Traumatic spinal cord injury pathophysiology

Pathophysiologically, the initial mechanical trauma (the primary injury) permeabilizes neurons and glia and initiates a secondary injury cascade that leads to progressive cell death and spinal cord damage over the subsequent weeks.

Over time, the lesion remodels and is composed of cystic cavitations and a glial scar, both of which potently inhibit regeneration. Several animal models and complementary behavioural tests of SCI have been developed to mimic this pathological process and form the basis for the development of preclinical and translational neuroprotective and neuroregenerative strategies.

Triggering of inflammatory responses and disruption of blood-spinal cord barrier (BSCB) integrity are considered pivotal events in the traumatic spinal cord injury pathophysiology (TSCI). Yet, these events are poorly understood and described in humans. A study aimed to describe inflammatory responses and BSCB integrity in human TSCI.

Fifteen TSCI patients and fifteen non-TSCI patients were prospectively recruited from Aarhus University Hospital, Denmark. Peripheral blood (PB) and cerebrospinal fluid (CSF) were collected at median day 0 [IQR: 1], median day 9 [IQR: 2], and median day 148 [IQR: 49] after injury. PB and CSF were analyzed for immune cells by flow cytometry, cytokines by multiplex immunoassay, and BSCB integrity by IgG Index.

Eleven TSCI patients completed follow-up. Results showed alterations in innate and adaptive immune cell counts over time. TSCI patients had significantly increased cytokine concentrations in CSF at the first and second follow-up, while only concentrations of interleukin (IL)-4, IL-8, and tumor necrosis factor-α remained significantly increased at the third follow-up. In PB, TSCI patients had significantly increased IL-6, IL-8, and IL-10 concentrations and significantly decreased interferon-γ concentrations at the first follow-up. Results further showed increased IgG Index indicative of BSCB disruption in seven TSCI patients at the first follow-up, five TSCI patients at the second follow-up, and two patients at the third follow-up.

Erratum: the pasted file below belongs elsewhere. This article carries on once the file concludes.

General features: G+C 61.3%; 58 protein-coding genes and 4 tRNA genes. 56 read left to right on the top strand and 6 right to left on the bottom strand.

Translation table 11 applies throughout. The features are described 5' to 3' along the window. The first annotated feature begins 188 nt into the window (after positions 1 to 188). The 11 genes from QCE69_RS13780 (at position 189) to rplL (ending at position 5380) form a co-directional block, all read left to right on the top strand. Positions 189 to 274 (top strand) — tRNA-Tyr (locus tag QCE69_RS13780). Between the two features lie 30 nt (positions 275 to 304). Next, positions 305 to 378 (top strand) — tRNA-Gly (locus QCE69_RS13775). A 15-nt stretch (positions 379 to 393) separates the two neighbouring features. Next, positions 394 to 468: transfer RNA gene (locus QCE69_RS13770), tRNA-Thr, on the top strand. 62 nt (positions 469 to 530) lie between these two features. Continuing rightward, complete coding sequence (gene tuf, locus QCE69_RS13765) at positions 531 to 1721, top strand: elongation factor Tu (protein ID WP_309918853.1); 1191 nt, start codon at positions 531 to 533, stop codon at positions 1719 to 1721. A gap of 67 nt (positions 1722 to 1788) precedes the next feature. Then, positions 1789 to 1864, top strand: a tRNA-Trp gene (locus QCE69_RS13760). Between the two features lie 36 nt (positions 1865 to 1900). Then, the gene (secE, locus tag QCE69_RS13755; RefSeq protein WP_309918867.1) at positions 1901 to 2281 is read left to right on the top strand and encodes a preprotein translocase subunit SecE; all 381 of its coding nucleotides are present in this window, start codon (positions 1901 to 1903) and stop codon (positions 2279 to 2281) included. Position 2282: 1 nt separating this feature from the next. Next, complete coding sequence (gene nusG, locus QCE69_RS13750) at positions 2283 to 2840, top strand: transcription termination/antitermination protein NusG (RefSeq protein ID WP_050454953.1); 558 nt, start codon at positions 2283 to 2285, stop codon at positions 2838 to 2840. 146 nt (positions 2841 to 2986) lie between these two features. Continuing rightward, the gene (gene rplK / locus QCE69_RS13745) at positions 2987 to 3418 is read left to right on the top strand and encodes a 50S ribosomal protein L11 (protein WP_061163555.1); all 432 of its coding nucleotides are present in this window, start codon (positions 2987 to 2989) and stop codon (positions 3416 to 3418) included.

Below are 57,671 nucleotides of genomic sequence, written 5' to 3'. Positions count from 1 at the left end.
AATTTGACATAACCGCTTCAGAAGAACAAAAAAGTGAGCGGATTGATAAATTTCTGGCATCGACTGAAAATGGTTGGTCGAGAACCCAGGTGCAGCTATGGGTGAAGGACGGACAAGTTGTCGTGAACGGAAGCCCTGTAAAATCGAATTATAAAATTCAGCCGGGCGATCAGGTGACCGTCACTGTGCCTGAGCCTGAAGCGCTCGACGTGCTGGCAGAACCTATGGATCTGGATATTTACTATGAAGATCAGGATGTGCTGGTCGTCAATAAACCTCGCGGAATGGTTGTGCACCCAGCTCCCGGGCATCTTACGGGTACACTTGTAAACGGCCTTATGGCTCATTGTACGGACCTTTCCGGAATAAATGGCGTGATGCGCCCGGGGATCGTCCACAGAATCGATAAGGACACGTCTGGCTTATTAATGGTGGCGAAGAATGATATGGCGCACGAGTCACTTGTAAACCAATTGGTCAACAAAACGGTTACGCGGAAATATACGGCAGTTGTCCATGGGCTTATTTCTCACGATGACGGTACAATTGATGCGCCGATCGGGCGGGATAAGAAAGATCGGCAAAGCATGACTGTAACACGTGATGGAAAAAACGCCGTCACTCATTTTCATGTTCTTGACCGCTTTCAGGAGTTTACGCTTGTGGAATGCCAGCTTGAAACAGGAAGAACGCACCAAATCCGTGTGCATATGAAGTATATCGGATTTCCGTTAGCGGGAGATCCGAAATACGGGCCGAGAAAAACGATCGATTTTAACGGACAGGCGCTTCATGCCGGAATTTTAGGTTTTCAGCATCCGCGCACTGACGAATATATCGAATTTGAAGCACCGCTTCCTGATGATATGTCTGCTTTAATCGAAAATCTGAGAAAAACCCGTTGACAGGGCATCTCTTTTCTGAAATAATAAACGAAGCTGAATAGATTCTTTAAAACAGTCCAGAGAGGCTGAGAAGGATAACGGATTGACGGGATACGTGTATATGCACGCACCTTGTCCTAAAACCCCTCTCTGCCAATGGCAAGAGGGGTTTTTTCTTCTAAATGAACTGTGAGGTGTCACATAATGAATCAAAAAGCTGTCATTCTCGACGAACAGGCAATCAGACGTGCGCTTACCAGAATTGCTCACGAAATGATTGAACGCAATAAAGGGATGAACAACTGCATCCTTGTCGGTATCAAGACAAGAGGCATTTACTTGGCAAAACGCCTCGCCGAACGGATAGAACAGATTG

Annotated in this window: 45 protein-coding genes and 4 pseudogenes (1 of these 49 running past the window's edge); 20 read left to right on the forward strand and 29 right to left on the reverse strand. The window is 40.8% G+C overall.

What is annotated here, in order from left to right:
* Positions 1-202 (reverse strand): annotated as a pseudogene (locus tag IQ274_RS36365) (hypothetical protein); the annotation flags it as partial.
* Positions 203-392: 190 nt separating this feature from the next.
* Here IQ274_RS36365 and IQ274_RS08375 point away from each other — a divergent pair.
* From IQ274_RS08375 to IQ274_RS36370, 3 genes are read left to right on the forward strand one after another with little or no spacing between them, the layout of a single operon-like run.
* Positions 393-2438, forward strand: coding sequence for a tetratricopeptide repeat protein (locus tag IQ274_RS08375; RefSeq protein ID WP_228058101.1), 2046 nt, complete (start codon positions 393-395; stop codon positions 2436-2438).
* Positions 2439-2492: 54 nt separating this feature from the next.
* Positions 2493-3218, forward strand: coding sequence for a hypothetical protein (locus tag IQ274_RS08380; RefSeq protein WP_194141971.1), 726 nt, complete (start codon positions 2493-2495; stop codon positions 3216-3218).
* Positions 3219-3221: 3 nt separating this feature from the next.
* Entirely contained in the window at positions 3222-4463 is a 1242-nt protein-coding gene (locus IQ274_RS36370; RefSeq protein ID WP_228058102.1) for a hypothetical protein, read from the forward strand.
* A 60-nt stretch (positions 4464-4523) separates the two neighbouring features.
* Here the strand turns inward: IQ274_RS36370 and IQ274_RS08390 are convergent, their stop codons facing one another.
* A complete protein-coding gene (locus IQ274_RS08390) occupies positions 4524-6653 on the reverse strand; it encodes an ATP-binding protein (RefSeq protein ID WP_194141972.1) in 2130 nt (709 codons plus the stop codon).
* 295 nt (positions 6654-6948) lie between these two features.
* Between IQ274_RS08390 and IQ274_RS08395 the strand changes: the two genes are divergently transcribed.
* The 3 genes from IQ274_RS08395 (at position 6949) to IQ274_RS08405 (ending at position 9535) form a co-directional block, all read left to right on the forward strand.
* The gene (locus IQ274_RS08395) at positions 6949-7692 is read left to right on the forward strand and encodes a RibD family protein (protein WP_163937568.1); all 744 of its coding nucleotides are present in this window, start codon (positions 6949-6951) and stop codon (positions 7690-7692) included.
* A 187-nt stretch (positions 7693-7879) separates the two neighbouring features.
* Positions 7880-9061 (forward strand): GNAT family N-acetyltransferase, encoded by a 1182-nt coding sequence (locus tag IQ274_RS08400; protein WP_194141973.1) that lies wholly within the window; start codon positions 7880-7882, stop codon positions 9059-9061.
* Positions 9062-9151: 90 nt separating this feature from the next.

The results suggest that TSCI mainly triggers innate inflammatory responses that resolves over time, although with some degree of non-resolving inflammation, particularly in CSF. The results cannot confirm BSCB disruption in all TSCI patients 1).

Wichmann TO, Kasch H, Dyrskog S, Høy K, Møller BK, Krog J, Hviid CVB, Hoffmann HJ, Rasmussen MM. The inflammatory response and blood-spinal cord barrier integrity in traumatic spinal cord injury: a prospective pilot study. Acta Neurochir (Wien). 2022 Oct 3. doi: 10.1007/s00701-022-05369-6. Epub ahead of print. PMID: 36190569.
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